Senator Kennedy, An Animal Advocate

by Mary Haight on August 27, 2009

{{w|Ted Kennedy}}, Senator from Massachusetts.
Image via Wikipedia

After putting up the video eulogy on how one person can effect change yesterday, I had hoped you might share my sense of wonder at how some things never change…our philosophy, our heartfelt beliefs as a people…and the guiding principles that all of us passionate in our missions can claim as central to our life’s work.  The theme of striking out against injustice, so starkly central to animal welfare work, struck a chord, as did so many other phrases. And I would hope that no one would believe this comparison in any way diminishes the original intent of the piece.  They would be wrong.

Having explored this angle, I wanted to find out more about Senator Kennedy’s record on animal issues.  I knew he had a rating in the low 80’s on his scorecard, but found it was because he was absent for a vote on the Farm Bill HSUS used to reach their ratings. Kennedy’s work on behalf of animals is broad-based: Horses, farm animals, wild animals, pets, research animals, and animal cruelty and welfare issues all benefited from his work on their behalf.

Kennedy supported a wide range of animal welfare laws from farm animal quality of life issues, overuse of antibiotics, cruel slaughter practices, animal use in medical research and finding a successful pathway out of it, banning dog fighting, cock fighting, and horse slaughter, puppy mill abuse, slaughter of downed cows, increased funding to allow for better enforcement of the Animal Welfare Act, humane methods of slaughter, a sanctuary system for ex-research Chimpanzees and worked to push through the Pets Evacuation and Transportation Act, arising after Katrina and the mess that made separating people from their animals. Kennedy, according to Wayne Pacelle’s blog, claimed he would never leave his house without his dogs in much the same way many in New Orleans refused to abandon their pets.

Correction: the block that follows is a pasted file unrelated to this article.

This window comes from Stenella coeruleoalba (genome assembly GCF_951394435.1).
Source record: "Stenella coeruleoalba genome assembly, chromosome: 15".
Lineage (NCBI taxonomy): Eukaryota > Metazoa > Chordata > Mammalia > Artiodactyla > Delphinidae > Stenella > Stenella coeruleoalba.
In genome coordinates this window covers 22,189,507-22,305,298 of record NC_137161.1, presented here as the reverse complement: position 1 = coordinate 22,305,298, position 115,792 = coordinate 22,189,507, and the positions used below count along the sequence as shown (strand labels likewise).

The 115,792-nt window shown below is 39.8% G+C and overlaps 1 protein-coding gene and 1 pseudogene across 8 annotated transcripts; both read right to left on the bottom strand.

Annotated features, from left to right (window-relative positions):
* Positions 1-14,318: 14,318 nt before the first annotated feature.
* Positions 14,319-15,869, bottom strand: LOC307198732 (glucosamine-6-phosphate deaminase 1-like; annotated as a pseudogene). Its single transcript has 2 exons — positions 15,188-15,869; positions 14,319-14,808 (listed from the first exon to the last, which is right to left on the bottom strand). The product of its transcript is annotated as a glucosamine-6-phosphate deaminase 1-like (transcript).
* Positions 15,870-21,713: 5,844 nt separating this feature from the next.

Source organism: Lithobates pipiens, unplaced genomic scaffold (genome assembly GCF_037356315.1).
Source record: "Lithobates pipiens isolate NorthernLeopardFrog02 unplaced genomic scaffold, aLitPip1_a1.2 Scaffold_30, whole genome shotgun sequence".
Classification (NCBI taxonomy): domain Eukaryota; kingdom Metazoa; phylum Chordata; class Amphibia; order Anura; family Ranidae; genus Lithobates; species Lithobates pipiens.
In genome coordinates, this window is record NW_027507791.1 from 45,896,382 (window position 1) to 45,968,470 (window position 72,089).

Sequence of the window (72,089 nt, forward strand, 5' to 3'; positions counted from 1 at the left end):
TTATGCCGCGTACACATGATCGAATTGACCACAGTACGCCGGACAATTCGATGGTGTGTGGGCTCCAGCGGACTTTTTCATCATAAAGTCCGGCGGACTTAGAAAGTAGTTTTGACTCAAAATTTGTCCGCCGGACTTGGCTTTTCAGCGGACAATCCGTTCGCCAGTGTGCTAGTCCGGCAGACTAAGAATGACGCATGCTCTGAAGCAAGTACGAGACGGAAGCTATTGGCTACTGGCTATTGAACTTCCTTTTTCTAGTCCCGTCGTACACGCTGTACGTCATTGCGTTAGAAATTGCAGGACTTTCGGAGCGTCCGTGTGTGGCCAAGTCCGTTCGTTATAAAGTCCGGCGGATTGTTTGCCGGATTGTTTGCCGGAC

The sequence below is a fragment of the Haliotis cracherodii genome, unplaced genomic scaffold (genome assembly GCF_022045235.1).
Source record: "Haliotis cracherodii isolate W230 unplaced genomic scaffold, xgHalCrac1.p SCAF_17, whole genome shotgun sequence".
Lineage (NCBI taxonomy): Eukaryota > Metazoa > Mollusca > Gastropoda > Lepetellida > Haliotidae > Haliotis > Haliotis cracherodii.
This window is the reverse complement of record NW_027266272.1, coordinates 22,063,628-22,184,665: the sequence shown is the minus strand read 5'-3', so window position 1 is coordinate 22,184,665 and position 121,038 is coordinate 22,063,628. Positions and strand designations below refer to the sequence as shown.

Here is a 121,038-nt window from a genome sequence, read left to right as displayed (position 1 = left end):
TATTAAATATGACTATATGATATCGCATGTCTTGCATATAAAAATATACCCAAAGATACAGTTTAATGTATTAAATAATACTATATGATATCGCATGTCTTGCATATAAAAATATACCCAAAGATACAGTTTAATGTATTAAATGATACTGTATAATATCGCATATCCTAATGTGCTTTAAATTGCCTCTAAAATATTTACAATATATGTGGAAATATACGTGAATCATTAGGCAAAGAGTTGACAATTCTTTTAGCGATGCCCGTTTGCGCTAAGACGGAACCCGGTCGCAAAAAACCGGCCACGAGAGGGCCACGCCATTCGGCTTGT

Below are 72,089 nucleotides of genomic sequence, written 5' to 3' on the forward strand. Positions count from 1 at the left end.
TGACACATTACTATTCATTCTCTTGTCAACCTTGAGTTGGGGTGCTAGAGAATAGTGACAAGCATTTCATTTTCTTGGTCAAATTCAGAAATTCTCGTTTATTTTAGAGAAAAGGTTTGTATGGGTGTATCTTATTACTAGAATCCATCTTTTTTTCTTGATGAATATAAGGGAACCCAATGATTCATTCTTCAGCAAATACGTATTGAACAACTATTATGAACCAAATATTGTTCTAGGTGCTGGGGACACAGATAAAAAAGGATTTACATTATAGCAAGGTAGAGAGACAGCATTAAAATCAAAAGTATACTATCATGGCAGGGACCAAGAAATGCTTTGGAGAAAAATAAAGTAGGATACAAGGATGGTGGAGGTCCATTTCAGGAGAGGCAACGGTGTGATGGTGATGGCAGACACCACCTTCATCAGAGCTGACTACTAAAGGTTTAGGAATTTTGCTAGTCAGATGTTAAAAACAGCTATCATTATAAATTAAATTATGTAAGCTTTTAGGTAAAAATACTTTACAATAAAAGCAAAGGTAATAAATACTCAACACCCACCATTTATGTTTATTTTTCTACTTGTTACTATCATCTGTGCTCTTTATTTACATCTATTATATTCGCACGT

Pacelle said, “He often spoke about wanting to create a “Canine Caucus,” and said it would be one of the truly bipartisan groups on Capitol Hill, because he shared his love of dogs with Republican senators like Mike Enzi, Kit Bond, and Elizabeth Dole. His warmth and kindness on Capitol Hill were legendary and should provide a lesson on model conduct for elected officials and any of the rest of us who deal with contentious issues on a regular basis.”

He made his dog “Splash” the narrator of a book, “My Senator and Me: A Dog’s Eye View of Washington, D.C.” explaining Congress and the political process to elementary school children, available at Amazon.  Now there’s a side of the Senator’s life I was not aware of.  He was a force to be reckoned with, and knew the importance of getting things done, not just railing against the wind.

You can read more at Pacelle’s blog, and at LA Unleashed

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